The Philadelphia Flyers acquired Wayne Simmonds on June 23, 2011—the opening of the summer blockbusters that jettisoned the faces of the franchise and changed the culture of hockey in the city.
Simmonds came to Philly from the Los Angeles Kings, along with Brayden Schenn, in exchange for former team captain Mike Richards and some guy named Rob Bordson.
Simmonds was immediately touted as the "perfect Flyer" by fans citing his hard-nosed, gritty play as reasons to fall in love with him.
And fans did fall in love, in the beginning. They flocked to Fan Gear for his t-shirts and jerseys while local newspapers and analysts called him some sort of hybrid reincarnation of Rod Brind'Amour and Dan Carcillo.
Simmonds started off in his new town well, scoring four goals in five preseason games as well as handling an unfortunate incident of ignorance and racism with class when a banana was thrown in his direction while attempting to score in a preseason shootout in London, Ontario. He scored and handled the situation in the media as well as can be expected.
He also contributed to Sean Avery's early season banishment to the New York Rangers' AHL affiliate when Simmonds allegedly used a homophobic slur against Avery. When Avery took on-ice matters public, the rest of the league said, "so what?"
Over the first seven games of the season Simmonds produced two goals and three assists, far eclipsing his own career average of 0.39 points per game over his three seasons in Los Angeles with the Kings.
Many expected Simmonds to continue growing offensively, a hope capable of justifying the trades and free-agent moves that saw over 240 combined points from the previous season walk out of the City of Brotherly Love.
Although the orange and black currently lead the league in goals per game, Simmonds has not been the contributor he was expected to be.
Over the past 18 games Simmonds has managed only three goals and one assist with a minus-4 rating, including a six-game stretch from October 24 to November 3 and a seven-game stretch from November 17 to December 2 in which he went scoreless.
Simmonds is currently 12th on the Flyers with nine points (5G/4A) trailing three defenseman—Kimmo Timonen (17 points), Chris Pronger (12 points) and Matt Carle (11 points).
The 23-year-old was also supposed to contribute a presence in front of the net to help bolster a Philadelphia power play that finished in the middle of the pack in 2010-11. Simmonds averages 3:31 of power play ice-time per game (fourth most among Flyers forwards) but has only two power play points (2G/0A) to show for his efforts, tied for fewest on the man-advantage unit with Matt Carle.
In the Flyers' last game, Saturday night in Phoenix, Simmonds netted a dirty-but-good goal in front of the net to make the game 2-0 early into the first period. Perhaps this success will lead a hot streak of sorts as the Flyers enter a tough portion of their schedule.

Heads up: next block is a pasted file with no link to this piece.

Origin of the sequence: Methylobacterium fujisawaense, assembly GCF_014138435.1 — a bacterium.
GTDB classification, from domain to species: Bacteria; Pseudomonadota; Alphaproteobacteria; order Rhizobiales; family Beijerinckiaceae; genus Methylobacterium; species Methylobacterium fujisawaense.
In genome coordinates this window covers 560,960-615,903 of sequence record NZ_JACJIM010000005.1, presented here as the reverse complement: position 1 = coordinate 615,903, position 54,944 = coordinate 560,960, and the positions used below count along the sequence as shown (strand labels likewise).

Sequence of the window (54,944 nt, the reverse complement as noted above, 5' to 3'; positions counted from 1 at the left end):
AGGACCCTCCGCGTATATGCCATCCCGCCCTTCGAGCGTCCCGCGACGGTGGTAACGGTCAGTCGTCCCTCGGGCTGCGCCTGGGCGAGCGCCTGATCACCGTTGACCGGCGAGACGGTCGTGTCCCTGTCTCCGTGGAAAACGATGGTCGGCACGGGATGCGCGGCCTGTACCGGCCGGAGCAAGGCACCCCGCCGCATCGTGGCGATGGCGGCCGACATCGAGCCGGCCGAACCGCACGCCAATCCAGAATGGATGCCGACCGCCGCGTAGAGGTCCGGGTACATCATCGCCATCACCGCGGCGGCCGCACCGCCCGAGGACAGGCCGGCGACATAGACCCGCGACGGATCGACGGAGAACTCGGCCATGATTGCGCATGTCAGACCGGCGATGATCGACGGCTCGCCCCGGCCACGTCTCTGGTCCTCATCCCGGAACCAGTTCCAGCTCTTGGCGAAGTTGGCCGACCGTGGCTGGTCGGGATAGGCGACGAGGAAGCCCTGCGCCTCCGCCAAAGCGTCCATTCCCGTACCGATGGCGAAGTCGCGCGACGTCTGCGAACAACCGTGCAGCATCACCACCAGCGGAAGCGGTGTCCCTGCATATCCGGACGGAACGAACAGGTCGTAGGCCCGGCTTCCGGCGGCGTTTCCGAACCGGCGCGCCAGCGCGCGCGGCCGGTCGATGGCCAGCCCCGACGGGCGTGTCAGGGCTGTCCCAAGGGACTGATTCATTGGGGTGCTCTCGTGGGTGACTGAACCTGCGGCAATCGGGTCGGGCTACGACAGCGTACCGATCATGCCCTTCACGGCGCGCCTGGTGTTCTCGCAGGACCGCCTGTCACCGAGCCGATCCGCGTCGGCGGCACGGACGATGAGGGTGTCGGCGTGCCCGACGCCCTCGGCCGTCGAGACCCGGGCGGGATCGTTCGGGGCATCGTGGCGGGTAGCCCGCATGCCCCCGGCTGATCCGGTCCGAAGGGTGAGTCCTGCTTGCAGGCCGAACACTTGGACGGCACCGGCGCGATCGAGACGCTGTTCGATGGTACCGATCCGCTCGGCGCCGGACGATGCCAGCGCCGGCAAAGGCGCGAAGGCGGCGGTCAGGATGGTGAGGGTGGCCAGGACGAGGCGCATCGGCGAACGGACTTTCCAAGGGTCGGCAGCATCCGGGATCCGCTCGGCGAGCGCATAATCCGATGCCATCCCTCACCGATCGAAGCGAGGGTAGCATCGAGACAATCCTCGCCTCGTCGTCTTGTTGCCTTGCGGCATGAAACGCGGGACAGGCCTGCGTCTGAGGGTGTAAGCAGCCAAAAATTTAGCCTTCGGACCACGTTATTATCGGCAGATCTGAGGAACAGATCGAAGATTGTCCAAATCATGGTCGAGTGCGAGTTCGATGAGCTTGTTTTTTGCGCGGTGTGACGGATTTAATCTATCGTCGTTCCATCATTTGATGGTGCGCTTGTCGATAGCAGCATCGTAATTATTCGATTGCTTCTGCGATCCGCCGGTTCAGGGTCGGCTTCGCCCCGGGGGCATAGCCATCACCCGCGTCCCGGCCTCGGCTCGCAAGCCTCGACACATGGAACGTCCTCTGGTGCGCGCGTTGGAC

The Flyers have 11 games before the Winter Classic on January 2. They play Pittsburgh and Tampa Bay twice, as well as Buffalo, Washington, Montreal, Boston, Colorado, Dallas and the New York Rangers. A boost in both productivity and emotion could go a long way in accumulating points and creating a lead in the standings before the New Year and All-Star break.
The emotional boost was supposed to be Simmonds' speciality, as No. 17 was touted as one of the better agitator/middle weights in the league.
While Simmonds has dropped the gloves four times and fought to a record of 2-1-1 (according to polls on hockeyfights.com), his aggressiveness has been unproductive on the whole.
Simmonds was drawing opponents into penalties earlier in the year, but is currently only drawing an average of 1.2 penalties per 60 minutes, tied for only the seventh highest total on the Flyers, while taking 0.8 penalties per game (behindthenet.ca).
His 44 PIM are second on the Flyers behind only Zac Rinaldo (82), but his seven minor penalties suggest Simmonds is not playing as aggressively as was expected of him—as does hit hit total of 43, tying him with Braydon Coburn for fourth on the Flyers, trailing Max Talbot (44), Andrej Meszaros (50) and Scott Hartnell (51).
By all accounts, Wayne Simmonds has not lived up to the hype.
But 57 regular season games remain, and as the 10-plus new faces get better acquainted with their new teammates, coaches and roles and lines are solidified I could easily see a surge in Simmonds play.
And it is Simmonds' ability to step up at the end of the year that drew him national attention in the playoffs before the Flyers traded for him over the summer.
Simmonds has recorded three goals and three assists in twelve career playoff games—not world-beating numbers by any means, but the total eclipses his regular season PPG average. His 20 PIM in last season's playoffs suggest his aggressiveness lead to his increased playing time and offensive success.
The aggressive-type power forward, Simmonds has shown to be in spurts throughout his 277 career regular season and playoff games is the type that pays the highest dividends in playoffs when earning every inch of ice is a battle.
But Simmonds must step up now as several other veterans deal with their own injury and productivity issues to prove he is the guy sold to fans and management as the next true Broad Street Bully.
Now is as great a time any to string together a few solid games to build his own confidence, as well as the confidence of his teammates and coaches—and I sure would not mind to see Simmonds lower his shoulder into Sidney Crosby on Thursday when the Penguins make their first trip of the season to South Philly.
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